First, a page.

Document Type

PhD diss.

Date of Degree

2013

Degree Name

PhD (Doctor of Philosophy)

Department

Biostatistics

First Advisor

Joseph Cavanaugh

Abstract

The selection of a best-subset regression model from a candidate family is a common problem that arises in many analyses. In best-subset model selection, we consider all possible subsets of regressor variables; thus, numerous candidate models may need to be fit and compared. One of the main challenges of best-subset selection arises from the size of the candidate model family: specifically, the probability of selecting an inappropriate model generally increases as the size of the family increases. For this reason, it is usually difficult to select an optimal model when best-subset selection is attempted based on a moderate to large number of regressor variables.

Model selection criteria are often constructed to estimate discrepancy measures used to assess the disparity between each fitted candidate model and the generating model. The Akaike information criterion (AIC) and the corrected AIC (AICc) are designed to estimate the expected Kullback-Leibler (K-L) discrepancy. For best-subset selection, both AIC and AICc are negatively biased, and the use of either criterion will lead to overfitted models. To correct for this bias, we introduce a criterion AICi, which has a penalty term evaluated from Monte Carlo simulation. A multistage model selection procedure AICaps, which utilizes AICi, is proposed for best-subset selection.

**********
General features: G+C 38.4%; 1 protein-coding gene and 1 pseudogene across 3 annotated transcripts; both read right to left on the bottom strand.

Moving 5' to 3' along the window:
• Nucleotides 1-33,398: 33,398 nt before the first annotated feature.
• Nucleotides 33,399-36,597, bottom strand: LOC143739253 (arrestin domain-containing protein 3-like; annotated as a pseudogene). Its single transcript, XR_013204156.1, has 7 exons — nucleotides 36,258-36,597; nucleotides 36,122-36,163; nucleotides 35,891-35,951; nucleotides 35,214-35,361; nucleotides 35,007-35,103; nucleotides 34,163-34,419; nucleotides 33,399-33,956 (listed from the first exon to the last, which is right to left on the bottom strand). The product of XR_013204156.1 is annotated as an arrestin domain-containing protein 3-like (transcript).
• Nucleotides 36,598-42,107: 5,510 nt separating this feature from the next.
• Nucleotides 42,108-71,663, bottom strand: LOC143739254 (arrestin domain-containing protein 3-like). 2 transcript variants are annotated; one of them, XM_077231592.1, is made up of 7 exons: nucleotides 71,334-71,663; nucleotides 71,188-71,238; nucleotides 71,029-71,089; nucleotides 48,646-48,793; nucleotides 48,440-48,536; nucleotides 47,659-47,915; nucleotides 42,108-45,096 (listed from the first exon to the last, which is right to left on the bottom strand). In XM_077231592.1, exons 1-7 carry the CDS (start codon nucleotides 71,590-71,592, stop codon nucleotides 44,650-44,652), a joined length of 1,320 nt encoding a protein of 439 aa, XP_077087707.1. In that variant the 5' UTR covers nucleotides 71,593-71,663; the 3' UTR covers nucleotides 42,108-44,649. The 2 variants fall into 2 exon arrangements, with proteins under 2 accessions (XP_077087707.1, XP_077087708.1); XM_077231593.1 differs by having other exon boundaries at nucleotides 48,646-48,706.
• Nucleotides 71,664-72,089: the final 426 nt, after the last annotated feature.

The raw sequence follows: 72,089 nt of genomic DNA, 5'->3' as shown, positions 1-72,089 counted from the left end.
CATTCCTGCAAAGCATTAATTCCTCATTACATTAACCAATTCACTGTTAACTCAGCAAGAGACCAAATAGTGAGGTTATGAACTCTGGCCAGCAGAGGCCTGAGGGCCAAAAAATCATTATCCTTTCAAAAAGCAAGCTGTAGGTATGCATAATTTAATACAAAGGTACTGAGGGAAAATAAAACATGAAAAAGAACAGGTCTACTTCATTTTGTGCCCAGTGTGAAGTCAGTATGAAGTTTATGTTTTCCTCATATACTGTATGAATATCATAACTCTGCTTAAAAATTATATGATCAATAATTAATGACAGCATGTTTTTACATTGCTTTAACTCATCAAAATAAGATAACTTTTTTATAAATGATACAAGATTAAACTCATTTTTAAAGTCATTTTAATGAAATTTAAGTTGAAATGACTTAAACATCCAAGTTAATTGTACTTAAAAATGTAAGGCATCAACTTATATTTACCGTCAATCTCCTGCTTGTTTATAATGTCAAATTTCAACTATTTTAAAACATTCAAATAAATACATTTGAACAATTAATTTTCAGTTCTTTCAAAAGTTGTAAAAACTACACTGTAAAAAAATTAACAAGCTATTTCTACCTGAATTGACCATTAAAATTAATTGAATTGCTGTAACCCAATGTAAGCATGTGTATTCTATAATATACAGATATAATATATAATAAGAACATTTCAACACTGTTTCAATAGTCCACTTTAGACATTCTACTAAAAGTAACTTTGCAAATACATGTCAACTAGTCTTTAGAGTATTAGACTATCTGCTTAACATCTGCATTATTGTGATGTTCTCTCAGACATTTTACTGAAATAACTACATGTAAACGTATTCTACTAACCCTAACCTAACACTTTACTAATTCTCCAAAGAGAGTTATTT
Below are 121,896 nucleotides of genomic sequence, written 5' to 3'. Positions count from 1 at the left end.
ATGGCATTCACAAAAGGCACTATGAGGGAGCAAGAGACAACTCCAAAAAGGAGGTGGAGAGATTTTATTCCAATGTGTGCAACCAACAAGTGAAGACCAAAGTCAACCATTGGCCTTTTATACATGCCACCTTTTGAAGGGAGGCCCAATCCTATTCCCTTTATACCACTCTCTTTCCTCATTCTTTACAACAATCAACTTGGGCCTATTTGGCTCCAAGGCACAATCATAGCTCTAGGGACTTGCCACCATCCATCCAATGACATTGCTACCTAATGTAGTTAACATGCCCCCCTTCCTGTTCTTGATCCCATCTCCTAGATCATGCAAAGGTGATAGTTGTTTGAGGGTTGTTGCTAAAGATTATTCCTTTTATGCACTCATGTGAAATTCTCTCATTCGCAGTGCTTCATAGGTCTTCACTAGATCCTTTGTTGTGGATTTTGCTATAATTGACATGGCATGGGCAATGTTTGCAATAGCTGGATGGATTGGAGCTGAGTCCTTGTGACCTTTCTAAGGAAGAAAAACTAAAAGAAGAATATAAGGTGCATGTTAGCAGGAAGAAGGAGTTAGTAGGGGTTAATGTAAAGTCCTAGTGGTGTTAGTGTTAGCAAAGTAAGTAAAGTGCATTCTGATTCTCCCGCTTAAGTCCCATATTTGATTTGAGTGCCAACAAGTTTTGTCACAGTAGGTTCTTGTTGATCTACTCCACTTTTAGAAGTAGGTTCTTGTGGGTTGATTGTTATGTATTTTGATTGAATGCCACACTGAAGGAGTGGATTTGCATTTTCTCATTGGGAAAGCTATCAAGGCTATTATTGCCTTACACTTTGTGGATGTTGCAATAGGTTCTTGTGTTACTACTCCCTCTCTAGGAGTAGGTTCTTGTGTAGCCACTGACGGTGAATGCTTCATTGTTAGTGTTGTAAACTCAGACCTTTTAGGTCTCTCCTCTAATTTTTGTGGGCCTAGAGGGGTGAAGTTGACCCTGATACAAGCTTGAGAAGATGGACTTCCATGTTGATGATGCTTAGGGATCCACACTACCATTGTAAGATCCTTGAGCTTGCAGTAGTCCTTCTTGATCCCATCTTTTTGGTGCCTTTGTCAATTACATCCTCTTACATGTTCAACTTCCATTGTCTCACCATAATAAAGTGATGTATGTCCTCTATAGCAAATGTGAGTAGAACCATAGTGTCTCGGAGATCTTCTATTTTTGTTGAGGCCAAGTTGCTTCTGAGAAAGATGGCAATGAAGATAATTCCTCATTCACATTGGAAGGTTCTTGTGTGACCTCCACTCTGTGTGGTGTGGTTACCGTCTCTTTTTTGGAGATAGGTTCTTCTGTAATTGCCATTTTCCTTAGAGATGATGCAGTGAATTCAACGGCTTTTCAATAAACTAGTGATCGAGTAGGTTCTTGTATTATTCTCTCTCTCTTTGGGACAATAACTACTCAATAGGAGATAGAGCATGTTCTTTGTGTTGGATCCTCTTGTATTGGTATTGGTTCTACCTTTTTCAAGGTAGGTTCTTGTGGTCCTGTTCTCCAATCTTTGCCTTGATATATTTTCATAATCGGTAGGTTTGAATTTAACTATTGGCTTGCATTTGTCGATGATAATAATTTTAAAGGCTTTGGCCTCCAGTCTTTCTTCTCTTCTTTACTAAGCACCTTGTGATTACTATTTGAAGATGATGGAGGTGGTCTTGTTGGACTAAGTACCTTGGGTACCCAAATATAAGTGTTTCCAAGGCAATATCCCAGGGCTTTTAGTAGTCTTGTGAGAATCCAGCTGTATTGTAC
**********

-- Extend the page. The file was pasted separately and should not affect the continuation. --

In the framework of linear regression models, the Gauss discrepancy is another frequently applied measure of proximity between a fitted candidate model and the generating model. Mallows' conceptual predictive statistic (Cp) and the modified Cp (MCp) are designed to estimate the expected Gauss discrepancy. For best-subset selection, Cp and MCp exhibit negative estimation bias. To correct for this bias, we propose a criterion CPSi that again employs a penalty term evaluated from Monte Carlo simulation. We further devise a multistage procedure, CPSaps, which selectively utilizes CPSi.

In this thesis, we consider best-subset selection in two different modeling frameworks: linear models and generalized linear models. Extensive simulation studies are compiled to compare the selection behavior of our methods and other traditional model selection criteria. We also apply our methods to a model selection problem in a study of bipolar disorder.

Pages

x, 142

Bibliography

138-142

Copyright

Copyright 2013 Tao Zhang

Included in

Biostatistics Commons

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